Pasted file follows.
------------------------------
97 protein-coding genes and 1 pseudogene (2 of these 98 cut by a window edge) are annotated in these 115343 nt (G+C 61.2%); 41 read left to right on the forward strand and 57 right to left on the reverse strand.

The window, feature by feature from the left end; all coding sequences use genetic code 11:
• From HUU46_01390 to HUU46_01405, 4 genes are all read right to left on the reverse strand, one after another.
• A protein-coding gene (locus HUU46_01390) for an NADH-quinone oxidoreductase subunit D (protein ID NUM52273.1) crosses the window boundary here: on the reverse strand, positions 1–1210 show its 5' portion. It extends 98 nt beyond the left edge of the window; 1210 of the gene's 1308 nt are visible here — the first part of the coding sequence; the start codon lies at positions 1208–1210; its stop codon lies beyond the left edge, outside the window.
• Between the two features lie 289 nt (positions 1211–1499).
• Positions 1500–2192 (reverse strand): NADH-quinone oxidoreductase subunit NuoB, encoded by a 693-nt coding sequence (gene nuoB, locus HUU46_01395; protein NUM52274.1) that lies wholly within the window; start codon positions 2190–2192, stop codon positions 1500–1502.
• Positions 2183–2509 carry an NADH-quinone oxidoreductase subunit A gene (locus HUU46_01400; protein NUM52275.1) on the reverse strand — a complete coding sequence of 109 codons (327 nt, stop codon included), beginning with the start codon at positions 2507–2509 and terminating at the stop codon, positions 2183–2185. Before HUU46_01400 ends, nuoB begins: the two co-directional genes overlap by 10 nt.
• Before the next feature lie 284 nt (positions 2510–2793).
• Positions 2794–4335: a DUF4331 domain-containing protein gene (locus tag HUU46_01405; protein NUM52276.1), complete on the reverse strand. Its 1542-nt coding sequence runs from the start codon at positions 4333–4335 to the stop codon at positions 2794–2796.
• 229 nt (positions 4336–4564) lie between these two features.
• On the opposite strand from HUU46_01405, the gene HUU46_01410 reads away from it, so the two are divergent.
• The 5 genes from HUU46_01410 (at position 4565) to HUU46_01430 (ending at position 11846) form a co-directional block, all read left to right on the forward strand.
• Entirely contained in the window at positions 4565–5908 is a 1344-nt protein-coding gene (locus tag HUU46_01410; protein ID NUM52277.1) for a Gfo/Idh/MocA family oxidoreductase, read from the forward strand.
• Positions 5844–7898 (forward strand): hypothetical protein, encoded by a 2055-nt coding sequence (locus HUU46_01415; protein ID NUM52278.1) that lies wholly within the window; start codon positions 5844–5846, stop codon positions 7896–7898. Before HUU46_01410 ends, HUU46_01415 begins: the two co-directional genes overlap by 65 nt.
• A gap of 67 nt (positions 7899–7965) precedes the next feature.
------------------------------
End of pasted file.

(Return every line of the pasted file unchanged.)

97 protein-coding genes and 1 pseudogene (2 of these 98 cut by a window edge) are annotated in these 115343 nt (G+C 61.2%); 41 read left to right on the forward strand and 57 right to left on the reverse strand.

The window, feature by feature from the left end; all coding sequences use genetic code 11:
• From HUU46_01390 to HUU46_01405, 4 genes are all read right to left on the reverse strand, one after another.
• A protein-coding gene (locus HUU46_01390) for an NADH-quinone oxidoreductase subunit D (protein ID NUM52273.1) crosses the window boundary here: on the reverse strand, positions 1–1210 show its 5' portion. It extends 98 nt beyond the left edge of the window; 1210 of the gene's 1308 nt are visible here — the first part of the coding sequence; the start codon lies at positions 1208–1210; its stop codon lies beyond the left edge, outside the window.
• Between the two features lie 289 nt (positions 1211–1499).
• Positions 1500–2192 (reverse strand): NADH-quinone oxidoreductase subunit NuoB, encoded by a 693-nt coding sequence (gene nuoB, locus HUU46_01395; protein NUM52274.1) that lies wholly within the window; start codon positions 2190–2192, stop codon positions 1500–1502.
• Positions 2183–2509 carry an NADH-quinone oxidoreductase subunit A gene (locus HUU46_01400; protein NUM52275.1) on the reverse strand — a complete coding sequence of 109 codons (327 nt, stop codon included), beginning with the start codon at positions 2507–2509 and terminating at the stop codon, positions 2183–2185. Before HUU46_01400 ends, nuoB begins: the two co-directional genes overlap by 10 nt.
• Before the next feature lie 284 nt (positions 2510–2793).
• Positions 2794–4335: a DUF4331 domain-containing protein gene (locus tag HUU46_01405; protein NUM52276.1), complete on the reverse strand. Its 1542-nt coding sequence runs from the start codon at positions 4333–4335 to the stop codon at positions 2794–2796.
• 229 nt (positions 4336–4564) lie between these two features.
• On the opposite strand from HUU46_01405, the gene HUU46_01410 reads away from it, so the two are divergent.
• The 5 genes from HUU46_01410 (at position 4565) to HUU46_01430 (ending at position 11846) form a co-directional block, all read left to right on the forward strand.
• Entirely contained in the window at positions 4565–5908 is a 1344-nt protein-coding gene (locus tag HUU46_01410; protein ID NUM52277.1) for a Gfo/Idh/MocA family oxidoreductase, read from the forward strand.
• Positions 5844–7898 (forward strand): hypothetical protein, encoded by a 2055-nt coding sequence (locus HUU46_01415; protein ID NUM52278.1) that lies wholly within the window; start codon positions 5844–5846, stop codon positions 7896–7898. Before HUU46_01410 ends, HUU46_01415 begins: the two co-directional genes overlap by 65 nt.
• A gap of 67 nt (positions 7899–7965) precedes the next feature.